I am twenty-two weeks pregnant with you, and we have received news that you have a major heart anomaly the doctors think is fatal. But I am starting this book for you so that some day, years from now, when you need encouragement, when you wonder as we all do just what you’re doing here, if God loves you and notices you, if He has a plan for your life . . . that you will read these signs and wonders and know YOU are chosen, annointed, a son of God.
I love you, son.
(written in the spring of 2011)
Some moments never hold weight in the real world. They float above life–or beneath–never gaining a weight that can be absorbed or tethered. They stand in our memory, perfectly detailed, from the breath I can’t hold to the salt pouring down my face. The doctor mouths. First, he has a heart condition that will require surgery. The next day, his condition is fatal. And we can discuss our options. And I am in shock, but I raise my voice at the serpent that has slithered in with her, now tickling my ear, “No, we will not discuss options.” It was easy then: my knee-jerk.
It was not easy the night he was born. I was being poisoned by the second round of magnesium in a week combined with 1200 milligrams of lithium running through my swollen, pregnant body. He didn’t handle delivery well, and from my limited view while pushing, I thought he had flat-lined. When he was born pink and mewing like a kitty-cat, all I wanted was to hold my baby. I held him for a moment, kissed his head, and gave him away to strangers to carry to the NICU.
Jack and the cardiologist came back after Sam’s first echo outside the womb. My husband shook his head. Just tell me! I yelled at them. They mouthed. It was as bad as they thought.
I laid in that delivery room for three hours before I was allowed to see my baby. I shook with need of him, craving this child whose natural place was in my arms, wondering what strangers could give him in this moment that I couldn’t. I reigned in the ever-Mama bear instinct that was kindling monstrous, vicious rage. I prayed and tried to calm down as the nurse ripped the epidural tape off my back where is my baby?.
When they finally wheeled me up to his bed, I halted. As much as I loved him, as much as I fought for him, the moment I first stood beside his bed in the NICU was the scariest of my life. His tiny body (5 lbs, 11 oz) trembled with drugs, and my touch alone was too much for him to bear. All I could remember is the way I barked at my OB, “We will not discuss options.” My heart flooded with a guilt so deep I couldn’t see above the water line. Was this the right thing? Was I being selfish? I prayed over him as best I could, not realizing until a nurse put a blanket around me that I was flashing the entire NICU. Suddenly, his oxygen saturations started to drop. Within minutes of my arrival, we were ushered out as they intubated him.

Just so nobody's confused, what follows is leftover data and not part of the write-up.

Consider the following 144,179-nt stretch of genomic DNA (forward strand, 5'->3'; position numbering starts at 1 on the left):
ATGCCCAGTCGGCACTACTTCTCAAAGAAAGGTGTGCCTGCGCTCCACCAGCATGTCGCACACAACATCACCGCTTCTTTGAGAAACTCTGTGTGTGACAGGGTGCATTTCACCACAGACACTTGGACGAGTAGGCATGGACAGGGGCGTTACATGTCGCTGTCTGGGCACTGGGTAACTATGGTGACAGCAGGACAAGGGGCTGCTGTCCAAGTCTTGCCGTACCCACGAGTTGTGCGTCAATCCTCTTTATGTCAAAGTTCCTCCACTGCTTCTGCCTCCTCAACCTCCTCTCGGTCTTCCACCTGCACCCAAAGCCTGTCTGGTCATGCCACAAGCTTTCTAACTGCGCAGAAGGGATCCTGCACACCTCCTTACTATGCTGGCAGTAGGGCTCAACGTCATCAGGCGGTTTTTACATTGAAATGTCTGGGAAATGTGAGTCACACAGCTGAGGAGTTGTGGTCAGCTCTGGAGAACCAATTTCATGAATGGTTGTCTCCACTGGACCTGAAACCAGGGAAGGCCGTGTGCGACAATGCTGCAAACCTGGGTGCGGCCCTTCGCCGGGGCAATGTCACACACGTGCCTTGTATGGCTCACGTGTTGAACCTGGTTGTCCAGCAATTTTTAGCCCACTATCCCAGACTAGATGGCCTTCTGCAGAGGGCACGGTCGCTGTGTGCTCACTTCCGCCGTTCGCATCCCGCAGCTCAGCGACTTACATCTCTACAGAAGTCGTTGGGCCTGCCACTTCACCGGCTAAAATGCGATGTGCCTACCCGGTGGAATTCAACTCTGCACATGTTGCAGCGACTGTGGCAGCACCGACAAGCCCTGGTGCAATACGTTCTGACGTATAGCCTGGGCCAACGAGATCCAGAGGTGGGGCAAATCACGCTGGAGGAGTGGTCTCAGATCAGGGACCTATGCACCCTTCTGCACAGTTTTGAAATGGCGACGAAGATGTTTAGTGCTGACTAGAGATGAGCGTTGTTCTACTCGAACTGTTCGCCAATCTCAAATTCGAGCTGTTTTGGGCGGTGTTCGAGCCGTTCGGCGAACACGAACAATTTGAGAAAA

Sam spent two and a half weeks in the NICU when he was born, and guilt clung to me every minute. As I held him, prayed over him, sang to him, woke in the night to pump breast milk for him, I wondered if he would choose to be here. I wondered if all of my pro-life, pro-God, pro-morality programming had been fair to Samuel. Would he choose this life, one with routine echocardiograms, extra shots and endless pokes, surgeries and procedures? Was this all just me not wanting to bury another son?
Now he is two, sporting a zipper scar that is already fading. He loves, loves, loves shoes, especially his Toy Story cowboy boots. He loves to “coke” (cook) with Mama, play trains, and take baths with bru-bru. He speaks with a slur now that his molars are coming in. He mouths a pacifier like my Grandpa Ralph used to a handle a cigarette: like an old pro. We just enrolled him in preschool starting next fall.
I think back to the dark days, days filled with doubt and guilt and fear. All the pain and churning Jack and I have endured watching his pain stack into an impossible heap of hard. And there could be more to come. But when I look at this little boy screaming and stiffening his entire, sudsy body as he’s pulled from the bathtub every night, when I hear his “I’m awake!” every nap time and every morning, when I hold him with his blinky in my arms every time he asks, I know that those moments of black are not the moments that define his life.
His life blossoms with each passing day, and only Samuel and God know what form it will take. However much I have pushed and willed and prayed, this has never been my call. Thank God for that.
Sam’s Mama til the cows come home,